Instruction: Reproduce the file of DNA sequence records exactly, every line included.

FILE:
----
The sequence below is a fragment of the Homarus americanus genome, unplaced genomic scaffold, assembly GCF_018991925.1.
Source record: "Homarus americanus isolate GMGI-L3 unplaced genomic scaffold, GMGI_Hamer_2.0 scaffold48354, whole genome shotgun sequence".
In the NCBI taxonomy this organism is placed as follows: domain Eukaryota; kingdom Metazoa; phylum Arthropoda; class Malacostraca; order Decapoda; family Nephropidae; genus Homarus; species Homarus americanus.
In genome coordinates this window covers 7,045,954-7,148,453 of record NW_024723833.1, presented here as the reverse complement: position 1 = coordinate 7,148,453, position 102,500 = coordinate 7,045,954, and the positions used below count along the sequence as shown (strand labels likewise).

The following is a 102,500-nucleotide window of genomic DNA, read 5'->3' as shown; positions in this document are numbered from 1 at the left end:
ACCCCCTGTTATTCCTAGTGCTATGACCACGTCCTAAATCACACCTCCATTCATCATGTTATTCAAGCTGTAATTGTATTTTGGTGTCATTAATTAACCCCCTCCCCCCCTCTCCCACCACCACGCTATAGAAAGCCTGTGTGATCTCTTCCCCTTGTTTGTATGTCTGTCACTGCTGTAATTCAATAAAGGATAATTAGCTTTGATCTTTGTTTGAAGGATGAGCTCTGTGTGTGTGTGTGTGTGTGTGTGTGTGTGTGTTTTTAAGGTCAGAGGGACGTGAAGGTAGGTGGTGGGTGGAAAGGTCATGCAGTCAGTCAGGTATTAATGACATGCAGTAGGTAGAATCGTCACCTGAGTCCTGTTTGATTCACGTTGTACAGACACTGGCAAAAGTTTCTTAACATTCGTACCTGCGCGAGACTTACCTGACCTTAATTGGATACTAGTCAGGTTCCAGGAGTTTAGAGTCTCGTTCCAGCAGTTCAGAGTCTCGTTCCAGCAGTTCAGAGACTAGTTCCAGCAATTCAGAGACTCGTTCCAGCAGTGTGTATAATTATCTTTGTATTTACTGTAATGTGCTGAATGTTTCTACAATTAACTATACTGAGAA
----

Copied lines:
The sequence below is a fragment of the Homarus americanus genome, unplaced genomic scaffold, assembly GCF_018991925.1.
Source record: "Homarus americanus isolate GMGI-L3 unplaced genomic scaffold, GMGI_Hamer_2.0 scaffold48354, whole genome shotgun sequence".
In the NCBI taxonomy this organism is placed as follows: domain Eukaryota; kingdom Metazoa; phylum Arthropoda; class Malacostraca; order Decapoda; family Nephropidae; genus Homarus; species Homarus americanus.
In genome coordinates this window covers 7,045,954-7,148,453 of record NW_024723833.1, presented here as the reverse complement: position 1 = coordinate 7,148,453, position 102,500 = coordinate 7,045,954, and the positions used below count along the sequence as shown (strand labels likewise).

The following is a 102,500-nucleotide window of genomic DNA, read 5'->3' as shown; positions in this document are numbered from 1 at the left end:
ACCCCCTGTTATTCCTAGTGCTATGACCACGTCCTAAATCACACCTCCATTCATCATGTTATTCAAGCTGTAATTGTATTTTGGTGTCATTAATTAACCCCCTCCCCCCCTCTCCCACCACCACGCTATAGAAAGCCTGTGTGATCTCTTCCCCTTGTTTGTATGTCTGTCACTGCTGTAATTCAATAAAGGATAATTAGCTTTGATCTTTGTTTGAAGGATGAGCTCTGTGTGTGTGTGTGTGTGTGTGTGTGTGTGTGTTTTTAAGGTCAGAGGGACGTGAAGGTAGGTGGTGGGTGGAAAGGTCATGCAGTCAGTCAGGTATTAATGACATGCAGTAGGTAGAATCGTCACCTGAGTCCTGTTTGATTCACGTTGTACAGACACTGGCAAAAGTTTCTTAACATTCGTACCTGCGCGAGACTTACCTGACCTTAATTGGATACTAGTCAGGTTCCAGGAGTTTAGAGTCTCGTTCCAGCAGTTCAGAGTCTCGTTCCAGCAGTTCAGAGACTAGTTCCAGCAATTCAGAGACTCGTTCCAGCAGTGTGTATAATTATCTTTGTATTTACTGTAATGTGCTGAATGTTTCTACAATTAACTATACTGAGAA